With regard to the idea that churches should have to the freedom to act within their conscience and not be required to officiate or bless same-sex unions — if you read this article reporting on the decision in New York State that is almost exactly the intent of the legislation that was enacted after careful negotiation to protect the rights of those clergy and faith groups who have such convictions that don’t align with the state:

    I think its a model that can be replicated with some success everywhere – even here in AUS.

  3. I believe that Rod, Andrew and Clair have missed the point somewhat. The Bible is the fully inspired Word of God which was given to us by revelation as a basis for life and understanding both ourselves, our surroundings and our purpose. The Bible declares in Genesis that in the beginning God made us and that he made us Male and Female. It even repeats itself for emphasis immediately after saying that and says it another way. Male and Female He made them.
    It also introduces the fact that God recognised that it was not good for man to be alone and as a result God formed woman from a rib taken out of Adam. If you jump forward to the book of Romans in the New Testament it says because they (those who are ungodly) refused to accept God as the creator He gave them over to homosexuality and other unseemly things. This isn’t just a decision that people can choose to make. There are higher things involved here.
    Marriage is a Covenant first between a Man and a Woman. Further than that it is a blood covenant as is indicated when a man marries a virgin and they first have intercourse.
    Covenant is about faithfulness and there is something in what Andrew wrote to speak to the Church concerning how we have not discouraged in greater measure the practice of divorce. Jesus said to the pharisees, Moses permitted divorce because of the hardness of your hearts but from the beginning it was not so. Like God each of us as Christians must love the sinner but turn away from the sin. God Himself is recorded as speaking to Caine the first murderer and said “sin is crouching at the door, but you must master it”. In the same way a man is told several times in the book of Proverbs to avert his eyes from that which would tempt him and take him away from God and godly behaviour.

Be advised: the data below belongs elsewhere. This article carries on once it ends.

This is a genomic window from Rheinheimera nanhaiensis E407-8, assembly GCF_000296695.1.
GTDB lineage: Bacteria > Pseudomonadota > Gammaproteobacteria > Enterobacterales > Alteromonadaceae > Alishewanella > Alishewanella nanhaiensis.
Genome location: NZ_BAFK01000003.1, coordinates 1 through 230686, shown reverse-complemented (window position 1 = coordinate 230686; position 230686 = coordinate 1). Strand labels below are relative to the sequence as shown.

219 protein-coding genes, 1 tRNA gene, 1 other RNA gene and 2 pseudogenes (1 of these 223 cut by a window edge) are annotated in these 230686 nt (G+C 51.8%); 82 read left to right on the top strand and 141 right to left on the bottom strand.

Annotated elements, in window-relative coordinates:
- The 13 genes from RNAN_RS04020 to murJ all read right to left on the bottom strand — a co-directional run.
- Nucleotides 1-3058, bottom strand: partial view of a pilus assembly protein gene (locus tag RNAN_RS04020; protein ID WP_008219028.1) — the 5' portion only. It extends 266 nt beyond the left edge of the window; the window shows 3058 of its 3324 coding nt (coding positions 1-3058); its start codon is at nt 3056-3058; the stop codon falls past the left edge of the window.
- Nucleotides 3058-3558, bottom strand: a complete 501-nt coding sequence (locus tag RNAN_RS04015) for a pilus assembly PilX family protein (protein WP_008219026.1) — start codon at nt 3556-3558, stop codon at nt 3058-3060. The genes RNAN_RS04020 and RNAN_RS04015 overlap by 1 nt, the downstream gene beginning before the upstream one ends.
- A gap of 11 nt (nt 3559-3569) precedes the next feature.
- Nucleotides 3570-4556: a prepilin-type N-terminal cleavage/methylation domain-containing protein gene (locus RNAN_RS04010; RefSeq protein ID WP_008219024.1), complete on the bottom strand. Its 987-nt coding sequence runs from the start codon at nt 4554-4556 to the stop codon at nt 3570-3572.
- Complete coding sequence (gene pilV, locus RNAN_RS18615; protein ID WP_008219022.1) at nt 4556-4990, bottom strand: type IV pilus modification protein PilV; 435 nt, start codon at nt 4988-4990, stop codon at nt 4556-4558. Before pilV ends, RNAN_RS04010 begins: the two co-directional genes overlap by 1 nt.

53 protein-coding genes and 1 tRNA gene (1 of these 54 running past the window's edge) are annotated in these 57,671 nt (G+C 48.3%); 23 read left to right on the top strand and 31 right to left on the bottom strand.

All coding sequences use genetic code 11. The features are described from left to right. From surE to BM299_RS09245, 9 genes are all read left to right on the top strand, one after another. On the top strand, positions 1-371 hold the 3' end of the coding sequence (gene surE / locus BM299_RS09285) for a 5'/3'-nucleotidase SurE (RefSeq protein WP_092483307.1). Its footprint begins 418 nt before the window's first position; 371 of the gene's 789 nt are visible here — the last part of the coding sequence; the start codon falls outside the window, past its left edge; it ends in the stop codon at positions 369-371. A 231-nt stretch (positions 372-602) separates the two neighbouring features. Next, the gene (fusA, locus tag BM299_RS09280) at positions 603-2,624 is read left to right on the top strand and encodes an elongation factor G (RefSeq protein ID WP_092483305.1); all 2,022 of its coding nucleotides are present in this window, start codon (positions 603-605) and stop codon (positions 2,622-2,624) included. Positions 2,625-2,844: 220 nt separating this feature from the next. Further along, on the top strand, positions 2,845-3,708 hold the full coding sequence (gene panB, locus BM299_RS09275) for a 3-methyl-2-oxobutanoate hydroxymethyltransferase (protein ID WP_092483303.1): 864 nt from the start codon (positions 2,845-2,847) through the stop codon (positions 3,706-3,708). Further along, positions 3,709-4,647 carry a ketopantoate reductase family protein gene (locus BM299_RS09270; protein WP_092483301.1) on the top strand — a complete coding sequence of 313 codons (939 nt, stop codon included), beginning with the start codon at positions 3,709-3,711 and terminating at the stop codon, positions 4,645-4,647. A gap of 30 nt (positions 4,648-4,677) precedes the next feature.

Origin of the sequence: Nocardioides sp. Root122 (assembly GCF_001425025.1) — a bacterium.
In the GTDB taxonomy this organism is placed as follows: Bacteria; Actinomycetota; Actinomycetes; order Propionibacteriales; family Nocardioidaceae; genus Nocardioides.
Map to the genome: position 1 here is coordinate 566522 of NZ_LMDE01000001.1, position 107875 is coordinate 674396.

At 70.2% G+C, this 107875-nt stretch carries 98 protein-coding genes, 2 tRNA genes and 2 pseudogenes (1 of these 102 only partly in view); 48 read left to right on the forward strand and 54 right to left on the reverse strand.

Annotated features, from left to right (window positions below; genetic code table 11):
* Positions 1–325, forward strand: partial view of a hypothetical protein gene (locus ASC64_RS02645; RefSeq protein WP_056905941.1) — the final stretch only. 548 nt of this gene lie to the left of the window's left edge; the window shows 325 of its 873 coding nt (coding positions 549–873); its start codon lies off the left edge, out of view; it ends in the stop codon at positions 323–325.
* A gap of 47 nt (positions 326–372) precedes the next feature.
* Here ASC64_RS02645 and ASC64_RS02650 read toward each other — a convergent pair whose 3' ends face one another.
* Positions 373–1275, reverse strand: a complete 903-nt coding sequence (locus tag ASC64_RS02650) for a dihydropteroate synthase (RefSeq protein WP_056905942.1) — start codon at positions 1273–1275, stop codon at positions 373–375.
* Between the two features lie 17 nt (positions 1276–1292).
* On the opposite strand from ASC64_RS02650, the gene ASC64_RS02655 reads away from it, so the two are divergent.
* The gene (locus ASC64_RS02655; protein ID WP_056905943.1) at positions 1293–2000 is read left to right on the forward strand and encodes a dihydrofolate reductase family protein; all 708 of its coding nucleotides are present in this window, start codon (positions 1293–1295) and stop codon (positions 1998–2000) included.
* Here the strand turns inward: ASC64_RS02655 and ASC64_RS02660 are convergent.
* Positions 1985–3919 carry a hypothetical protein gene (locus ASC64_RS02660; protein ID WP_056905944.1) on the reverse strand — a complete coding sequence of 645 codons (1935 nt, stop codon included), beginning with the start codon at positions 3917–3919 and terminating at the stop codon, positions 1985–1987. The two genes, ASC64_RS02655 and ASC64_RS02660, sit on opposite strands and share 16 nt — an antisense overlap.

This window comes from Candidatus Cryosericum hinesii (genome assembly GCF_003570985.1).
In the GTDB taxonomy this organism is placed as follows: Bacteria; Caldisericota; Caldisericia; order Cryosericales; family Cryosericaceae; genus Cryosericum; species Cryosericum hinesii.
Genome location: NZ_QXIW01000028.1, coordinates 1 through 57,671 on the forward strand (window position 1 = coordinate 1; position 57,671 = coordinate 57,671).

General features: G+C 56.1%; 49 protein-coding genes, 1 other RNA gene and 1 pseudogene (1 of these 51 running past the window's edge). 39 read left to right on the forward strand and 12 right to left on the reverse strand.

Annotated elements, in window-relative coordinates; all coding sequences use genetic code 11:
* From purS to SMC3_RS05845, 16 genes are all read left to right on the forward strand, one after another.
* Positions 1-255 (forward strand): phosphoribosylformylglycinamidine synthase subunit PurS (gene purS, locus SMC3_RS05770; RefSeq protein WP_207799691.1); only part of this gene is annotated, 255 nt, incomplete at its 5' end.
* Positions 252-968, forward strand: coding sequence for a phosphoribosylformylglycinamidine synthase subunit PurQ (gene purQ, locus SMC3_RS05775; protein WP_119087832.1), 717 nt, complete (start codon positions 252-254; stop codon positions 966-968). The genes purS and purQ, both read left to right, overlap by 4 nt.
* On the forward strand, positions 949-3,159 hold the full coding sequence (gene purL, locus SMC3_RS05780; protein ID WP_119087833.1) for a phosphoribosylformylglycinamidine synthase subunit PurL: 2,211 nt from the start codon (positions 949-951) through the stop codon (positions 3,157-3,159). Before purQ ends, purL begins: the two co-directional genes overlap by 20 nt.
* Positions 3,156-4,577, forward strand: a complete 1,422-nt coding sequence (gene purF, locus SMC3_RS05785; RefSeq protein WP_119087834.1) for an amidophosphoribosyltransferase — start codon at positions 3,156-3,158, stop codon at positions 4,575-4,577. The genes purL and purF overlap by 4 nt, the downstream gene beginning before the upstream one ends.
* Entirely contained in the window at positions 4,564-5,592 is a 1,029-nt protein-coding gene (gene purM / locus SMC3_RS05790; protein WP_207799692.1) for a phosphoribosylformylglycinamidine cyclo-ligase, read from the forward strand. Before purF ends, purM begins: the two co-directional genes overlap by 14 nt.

In response to Rod’s point number 4. “The state may make laws that either affirm or deny a faith community’s convictions about marriage and family.”
    This is possibly a pragmatic view and one which on the surface we could agree with however in the case of Marriage I personally say NO! based on the Bible once again.
    There is no such thing as the so called “same-sex marriage”. It is a contradiction in terms.
    That term has been introduced to sanitise and seem to make more acceptable by association with the word marriage something that is anathema to God.
    As Christians we have every right to stand up and say NO!
    Our natural laws are a reflection of the Biblical law set down by God Himself. The Apostle Paul refers to the law of God as written in the Old Testament as our “school master to bring us to Christ”.

  4. I have long believed that the church shouldn’t act as an agent of the State in respect of marriage, not only as a response to the same sex marriage issue.

    I don’t think that we can adequately critique what the State does to marriage if we are part of the system.

    While the church’s role as an agent of the State has a long history, it lacks Biblical warrant and is not, as you say, Rod, a universal state of affairs.